The effects were clear. People made to feel promotion-focused, powerful, or happy before the group task behaved more proactively and achieved significantly higher status than those in other states. For example, in one experiment, 60% of those primed with an approach orientation were described by at least one teammate as the “leader of the group”—nearly double the rate expected by chance. In another experiment, we videotaped the group discussions, and independent observers confirmed that people primed with power spoke earlier and more assertively than their teammates during the first 10 minutes of discussion. We also found that these temporary psychological states mattered as much as or more than stable, traditionally status-enhancing personality traits such as extroversion and dominance.
Conclusion: It’s pretty easy to push yourself into the kind of pro-activity that marks you as a person worthy of respect—someone others want to follow.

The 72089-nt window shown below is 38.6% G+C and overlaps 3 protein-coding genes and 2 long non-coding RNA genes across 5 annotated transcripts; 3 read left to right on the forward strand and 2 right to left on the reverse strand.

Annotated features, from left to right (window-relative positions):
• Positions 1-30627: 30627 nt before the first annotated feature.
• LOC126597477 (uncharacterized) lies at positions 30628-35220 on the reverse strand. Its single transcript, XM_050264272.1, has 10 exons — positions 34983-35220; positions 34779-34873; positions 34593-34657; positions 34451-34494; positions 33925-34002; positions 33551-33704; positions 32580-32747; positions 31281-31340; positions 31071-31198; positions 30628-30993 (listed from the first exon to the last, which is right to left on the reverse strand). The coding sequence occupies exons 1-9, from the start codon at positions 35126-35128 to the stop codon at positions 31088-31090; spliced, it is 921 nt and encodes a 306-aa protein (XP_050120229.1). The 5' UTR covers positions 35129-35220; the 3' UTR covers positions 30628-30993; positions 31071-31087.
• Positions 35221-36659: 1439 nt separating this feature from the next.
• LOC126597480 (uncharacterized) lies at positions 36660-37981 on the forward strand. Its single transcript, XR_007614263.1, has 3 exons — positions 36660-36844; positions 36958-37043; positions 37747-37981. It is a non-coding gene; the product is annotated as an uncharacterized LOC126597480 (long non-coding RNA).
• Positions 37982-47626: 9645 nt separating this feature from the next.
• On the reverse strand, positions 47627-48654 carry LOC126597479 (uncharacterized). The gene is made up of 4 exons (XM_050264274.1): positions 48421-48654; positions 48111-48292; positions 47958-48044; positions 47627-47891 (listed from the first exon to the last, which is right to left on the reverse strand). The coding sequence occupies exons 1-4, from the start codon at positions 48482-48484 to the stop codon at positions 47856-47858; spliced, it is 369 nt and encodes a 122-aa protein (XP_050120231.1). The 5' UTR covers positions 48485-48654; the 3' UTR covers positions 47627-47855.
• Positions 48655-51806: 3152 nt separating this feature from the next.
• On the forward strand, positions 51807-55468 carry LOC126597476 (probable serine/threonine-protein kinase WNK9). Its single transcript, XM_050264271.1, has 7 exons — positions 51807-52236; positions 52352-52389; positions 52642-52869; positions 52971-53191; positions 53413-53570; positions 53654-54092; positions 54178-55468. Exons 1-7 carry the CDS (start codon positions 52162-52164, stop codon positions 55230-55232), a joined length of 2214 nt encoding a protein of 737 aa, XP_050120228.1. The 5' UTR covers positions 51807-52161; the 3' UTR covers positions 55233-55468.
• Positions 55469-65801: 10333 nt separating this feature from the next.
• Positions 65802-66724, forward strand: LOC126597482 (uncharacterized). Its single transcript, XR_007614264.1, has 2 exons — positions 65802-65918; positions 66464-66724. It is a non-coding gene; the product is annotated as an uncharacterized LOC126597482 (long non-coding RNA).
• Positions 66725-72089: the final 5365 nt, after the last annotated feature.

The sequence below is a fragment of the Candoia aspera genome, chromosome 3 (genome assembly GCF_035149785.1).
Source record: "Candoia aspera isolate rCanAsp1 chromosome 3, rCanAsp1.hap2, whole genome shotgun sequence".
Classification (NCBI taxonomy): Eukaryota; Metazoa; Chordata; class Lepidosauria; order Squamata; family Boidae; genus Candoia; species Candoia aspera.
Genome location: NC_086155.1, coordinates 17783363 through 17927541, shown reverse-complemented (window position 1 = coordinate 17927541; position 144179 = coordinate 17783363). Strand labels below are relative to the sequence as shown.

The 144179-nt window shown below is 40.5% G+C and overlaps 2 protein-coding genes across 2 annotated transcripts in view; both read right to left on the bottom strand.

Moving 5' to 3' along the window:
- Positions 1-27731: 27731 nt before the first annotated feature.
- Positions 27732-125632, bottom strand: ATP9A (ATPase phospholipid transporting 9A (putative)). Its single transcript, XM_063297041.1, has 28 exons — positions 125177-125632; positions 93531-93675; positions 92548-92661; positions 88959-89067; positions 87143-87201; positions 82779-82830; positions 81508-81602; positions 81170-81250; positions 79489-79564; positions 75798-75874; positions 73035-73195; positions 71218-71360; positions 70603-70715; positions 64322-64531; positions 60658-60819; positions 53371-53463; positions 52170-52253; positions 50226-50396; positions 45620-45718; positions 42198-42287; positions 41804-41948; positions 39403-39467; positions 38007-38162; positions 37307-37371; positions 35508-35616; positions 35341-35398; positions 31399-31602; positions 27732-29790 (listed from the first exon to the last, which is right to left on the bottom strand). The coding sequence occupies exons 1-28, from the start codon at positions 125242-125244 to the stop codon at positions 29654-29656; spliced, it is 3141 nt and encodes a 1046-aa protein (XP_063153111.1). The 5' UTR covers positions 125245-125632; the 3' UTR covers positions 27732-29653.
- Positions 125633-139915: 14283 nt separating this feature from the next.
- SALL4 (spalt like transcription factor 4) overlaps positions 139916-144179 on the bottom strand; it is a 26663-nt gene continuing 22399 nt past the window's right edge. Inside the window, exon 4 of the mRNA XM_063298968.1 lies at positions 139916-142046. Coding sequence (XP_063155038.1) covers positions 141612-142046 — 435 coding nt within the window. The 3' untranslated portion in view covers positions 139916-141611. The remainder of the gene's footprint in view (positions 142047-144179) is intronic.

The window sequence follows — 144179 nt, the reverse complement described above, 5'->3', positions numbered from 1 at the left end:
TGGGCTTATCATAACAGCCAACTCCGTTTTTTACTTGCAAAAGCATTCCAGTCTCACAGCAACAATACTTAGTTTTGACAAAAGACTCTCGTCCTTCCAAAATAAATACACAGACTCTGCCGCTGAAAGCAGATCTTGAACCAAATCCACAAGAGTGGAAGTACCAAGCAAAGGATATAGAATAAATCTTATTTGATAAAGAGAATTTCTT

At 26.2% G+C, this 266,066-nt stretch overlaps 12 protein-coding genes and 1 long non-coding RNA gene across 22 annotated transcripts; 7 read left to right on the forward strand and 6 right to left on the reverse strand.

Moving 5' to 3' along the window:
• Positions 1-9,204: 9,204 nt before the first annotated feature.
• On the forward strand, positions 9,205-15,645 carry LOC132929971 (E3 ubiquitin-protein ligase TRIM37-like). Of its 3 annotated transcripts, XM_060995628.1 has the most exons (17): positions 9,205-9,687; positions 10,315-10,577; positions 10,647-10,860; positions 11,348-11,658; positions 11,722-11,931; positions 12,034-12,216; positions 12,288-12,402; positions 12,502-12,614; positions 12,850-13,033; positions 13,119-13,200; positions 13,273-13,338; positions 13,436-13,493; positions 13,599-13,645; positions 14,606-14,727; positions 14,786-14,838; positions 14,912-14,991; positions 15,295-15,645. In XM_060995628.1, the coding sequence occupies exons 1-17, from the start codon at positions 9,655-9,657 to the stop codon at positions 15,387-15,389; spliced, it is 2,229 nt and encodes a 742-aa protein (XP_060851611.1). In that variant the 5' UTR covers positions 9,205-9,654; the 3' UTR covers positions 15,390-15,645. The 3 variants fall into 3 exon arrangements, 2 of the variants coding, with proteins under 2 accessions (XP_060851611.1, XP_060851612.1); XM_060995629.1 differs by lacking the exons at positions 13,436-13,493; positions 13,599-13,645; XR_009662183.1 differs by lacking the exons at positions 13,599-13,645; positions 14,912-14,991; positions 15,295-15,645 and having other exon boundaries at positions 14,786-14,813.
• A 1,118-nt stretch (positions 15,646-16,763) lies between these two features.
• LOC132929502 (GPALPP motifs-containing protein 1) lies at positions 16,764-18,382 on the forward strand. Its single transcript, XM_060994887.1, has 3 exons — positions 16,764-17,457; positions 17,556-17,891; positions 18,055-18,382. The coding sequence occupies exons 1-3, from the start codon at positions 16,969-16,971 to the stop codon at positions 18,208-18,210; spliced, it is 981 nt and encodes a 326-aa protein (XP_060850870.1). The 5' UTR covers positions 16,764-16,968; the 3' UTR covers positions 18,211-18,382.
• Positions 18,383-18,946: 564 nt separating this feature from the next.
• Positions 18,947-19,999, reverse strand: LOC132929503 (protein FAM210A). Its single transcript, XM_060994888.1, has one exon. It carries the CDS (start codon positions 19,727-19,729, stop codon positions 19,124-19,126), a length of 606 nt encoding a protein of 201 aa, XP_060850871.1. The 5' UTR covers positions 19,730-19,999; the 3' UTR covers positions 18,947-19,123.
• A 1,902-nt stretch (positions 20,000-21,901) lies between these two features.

An Enduring Effect
How far does that first impression take you, though? We know from previous research that the behavioral changes stemming from a primed mind are fleeting: Duration estimates range from a few minutes to an hour. But our experiments offered evidence that the effects can last longer in the context of a newly formed group. This is because team hierarchies not only arise quickly but also produce reinforcing patterns that lock them in. Workers who are initially perceived as valuable and afforded high status on a team continue to be seen that way, even when their contributions are equal to those of others. And the way they are treated—for example, being given more valuable information or more speaking opportunities—actually leads them to perform at a higher level and protects their elevated position. It’s much like the Pygmalion effect in the classroom: Students initially favored by their teachers do better a year later on standardized tests.